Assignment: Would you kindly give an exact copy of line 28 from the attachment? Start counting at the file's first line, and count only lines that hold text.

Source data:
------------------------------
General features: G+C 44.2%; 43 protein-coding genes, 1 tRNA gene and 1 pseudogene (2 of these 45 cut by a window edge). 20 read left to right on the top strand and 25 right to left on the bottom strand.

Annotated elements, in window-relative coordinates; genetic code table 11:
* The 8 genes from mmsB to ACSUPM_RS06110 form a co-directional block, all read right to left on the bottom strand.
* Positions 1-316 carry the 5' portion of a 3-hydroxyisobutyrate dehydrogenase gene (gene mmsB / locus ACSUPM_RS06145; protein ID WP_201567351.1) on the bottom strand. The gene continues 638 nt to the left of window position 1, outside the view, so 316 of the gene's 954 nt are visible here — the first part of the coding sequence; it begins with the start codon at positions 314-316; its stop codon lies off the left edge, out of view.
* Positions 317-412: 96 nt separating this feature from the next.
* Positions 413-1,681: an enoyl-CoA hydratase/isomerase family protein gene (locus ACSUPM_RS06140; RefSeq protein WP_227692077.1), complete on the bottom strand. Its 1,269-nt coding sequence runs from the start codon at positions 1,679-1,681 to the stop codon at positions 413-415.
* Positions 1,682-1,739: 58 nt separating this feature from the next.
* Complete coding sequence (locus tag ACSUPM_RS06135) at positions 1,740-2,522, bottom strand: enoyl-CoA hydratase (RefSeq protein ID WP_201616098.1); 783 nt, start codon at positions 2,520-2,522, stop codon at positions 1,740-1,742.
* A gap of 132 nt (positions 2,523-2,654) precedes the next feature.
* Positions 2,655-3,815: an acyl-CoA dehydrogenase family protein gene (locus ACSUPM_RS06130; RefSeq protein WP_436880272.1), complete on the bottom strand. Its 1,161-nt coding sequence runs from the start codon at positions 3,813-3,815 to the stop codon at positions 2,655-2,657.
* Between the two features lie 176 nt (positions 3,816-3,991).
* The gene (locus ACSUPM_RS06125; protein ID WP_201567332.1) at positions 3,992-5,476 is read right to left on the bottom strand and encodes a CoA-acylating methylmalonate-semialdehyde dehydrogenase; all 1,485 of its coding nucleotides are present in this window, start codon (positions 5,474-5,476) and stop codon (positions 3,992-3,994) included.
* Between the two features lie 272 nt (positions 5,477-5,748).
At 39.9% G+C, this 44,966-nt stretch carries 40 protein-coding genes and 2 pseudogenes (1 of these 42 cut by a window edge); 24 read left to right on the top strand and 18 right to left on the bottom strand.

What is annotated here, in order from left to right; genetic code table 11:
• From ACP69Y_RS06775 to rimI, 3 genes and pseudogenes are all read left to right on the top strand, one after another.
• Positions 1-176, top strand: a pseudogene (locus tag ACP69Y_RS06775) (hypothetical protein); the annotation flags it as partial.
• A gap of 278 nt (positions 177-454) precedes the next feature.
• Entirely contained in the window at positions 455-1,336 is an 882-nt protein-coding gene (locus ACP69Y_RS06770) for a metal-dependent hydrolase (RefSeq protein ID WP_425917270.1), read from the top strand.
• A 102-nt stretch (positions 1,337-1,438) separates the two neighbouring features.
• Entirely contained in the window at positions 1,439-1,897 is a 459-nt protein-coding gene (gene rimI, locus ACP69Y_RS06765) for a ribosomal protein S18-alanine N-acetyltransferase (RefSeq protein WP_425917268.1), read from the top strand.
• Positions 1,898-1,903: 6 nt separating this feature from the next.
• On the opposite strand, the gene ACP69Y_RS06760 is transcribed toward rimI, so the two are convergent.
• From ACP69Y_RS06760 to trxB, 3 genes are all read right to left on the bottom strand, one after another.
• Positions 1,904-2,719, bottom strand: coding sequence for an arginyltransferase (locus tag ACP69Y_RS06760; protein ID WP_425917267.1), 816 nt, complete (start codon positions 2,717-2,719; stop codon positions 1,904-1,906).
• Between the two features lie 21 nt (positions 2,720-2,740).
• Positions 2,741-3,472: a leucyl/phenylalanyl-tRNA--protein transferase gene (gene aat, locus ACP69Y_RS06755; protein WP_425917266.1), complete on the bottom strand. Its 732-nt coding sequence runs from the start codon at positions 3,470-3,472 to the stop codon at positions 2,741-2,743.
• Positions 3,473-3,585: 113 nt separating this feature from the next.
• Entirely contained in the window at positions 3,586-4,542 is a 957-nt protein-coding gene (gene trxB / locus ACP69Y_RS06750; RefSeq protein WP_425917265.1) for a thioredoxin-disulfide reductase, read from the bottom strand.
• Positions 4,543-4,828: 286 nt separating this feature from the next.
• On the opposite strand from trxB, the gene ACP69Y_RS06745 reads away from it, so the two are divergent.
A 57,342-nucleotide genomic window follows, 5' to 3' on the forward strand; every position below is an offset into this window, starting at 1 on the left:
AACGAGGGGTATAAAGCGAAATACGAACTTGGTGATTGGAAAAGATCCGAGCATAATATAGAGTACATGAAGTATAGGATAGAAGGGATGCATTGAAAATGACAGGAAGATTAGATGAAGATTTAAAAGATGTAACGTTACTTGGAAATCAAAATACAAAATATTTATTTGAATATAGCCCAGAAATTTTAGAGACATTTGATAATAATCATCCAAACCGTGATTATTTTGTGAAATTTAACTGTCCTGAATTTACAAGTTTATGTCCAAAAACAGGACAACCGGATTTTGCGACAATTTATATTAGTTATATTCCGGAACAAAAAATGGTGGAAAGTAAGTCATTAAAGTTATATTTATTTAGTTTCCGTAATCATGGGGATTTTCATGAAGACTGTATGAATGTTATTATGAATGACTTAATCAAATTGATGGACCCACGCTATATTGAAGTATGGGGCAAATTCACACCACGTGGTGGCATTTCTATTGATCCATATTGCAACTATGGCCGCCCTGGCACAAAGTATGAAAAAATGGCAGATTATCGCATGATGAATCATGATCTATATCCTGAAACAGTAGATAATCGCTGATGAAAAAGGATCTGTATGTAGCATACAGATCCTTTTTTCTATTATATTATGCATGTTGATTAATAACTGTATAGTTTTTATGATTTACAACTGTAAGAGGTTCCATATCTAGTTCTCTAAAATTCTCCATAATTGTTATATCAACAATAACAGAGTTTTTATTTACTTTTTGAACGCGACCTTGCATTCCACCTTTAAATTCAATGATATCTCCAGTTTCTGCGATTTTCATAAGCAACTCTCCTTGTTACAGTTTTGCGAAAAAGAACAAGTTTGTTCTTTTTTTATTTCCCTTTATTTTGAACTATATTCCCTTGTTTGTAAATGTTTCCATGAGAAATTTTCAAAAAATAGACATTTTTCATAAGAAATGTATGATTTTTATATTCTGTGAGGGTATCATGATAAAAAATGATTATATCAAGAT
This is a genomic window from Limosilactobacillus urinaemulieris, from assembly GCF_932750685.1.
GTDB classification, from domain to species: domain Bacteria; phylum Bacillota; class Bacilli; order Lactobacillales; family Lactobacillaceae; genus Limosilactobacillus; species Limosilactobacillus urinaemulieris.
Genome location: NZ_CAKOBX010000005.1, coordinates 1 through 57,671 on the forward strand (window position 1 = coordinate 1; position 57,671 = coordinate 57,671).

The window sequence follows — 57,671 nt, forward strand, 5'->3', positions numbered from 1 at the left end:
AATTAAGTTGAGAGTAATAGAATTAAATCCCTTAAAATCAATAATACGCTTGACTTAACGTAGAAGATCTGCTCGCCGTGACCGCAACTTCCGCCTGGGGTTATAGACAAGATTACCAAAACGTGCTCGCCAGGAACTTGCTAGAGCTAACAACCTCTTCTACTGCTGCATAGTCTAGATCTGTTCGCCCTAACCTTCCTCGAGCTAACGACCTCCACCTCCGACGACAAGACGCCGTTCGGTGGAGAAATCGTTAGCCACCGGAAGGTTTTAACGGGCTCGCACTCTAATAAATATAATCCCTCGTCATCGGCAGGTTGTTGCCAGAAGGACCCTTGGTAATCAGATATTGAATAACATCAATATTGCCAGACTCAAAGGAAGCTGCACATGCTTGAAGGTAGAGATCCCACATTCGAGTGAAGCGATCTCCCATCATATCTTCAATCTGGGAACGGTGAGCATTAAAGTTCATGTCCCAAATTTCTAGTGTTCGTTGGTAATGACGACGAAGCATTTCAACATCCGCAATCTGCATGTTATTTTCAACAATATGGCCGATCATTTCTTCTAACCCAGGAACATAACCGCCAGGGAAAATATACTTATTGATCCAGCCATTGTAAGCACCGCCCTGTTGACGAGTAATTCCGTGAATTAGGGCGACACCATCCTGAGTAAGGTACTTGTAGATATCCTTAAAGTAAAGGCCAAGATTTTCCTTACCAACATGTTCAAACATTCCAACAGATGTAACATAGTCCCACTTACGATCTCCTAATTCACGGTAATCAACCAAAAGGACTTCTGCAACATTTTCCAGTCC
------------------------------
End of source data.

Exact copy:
• Positions 3,473-3,585: 113 nt separating this feature from the next.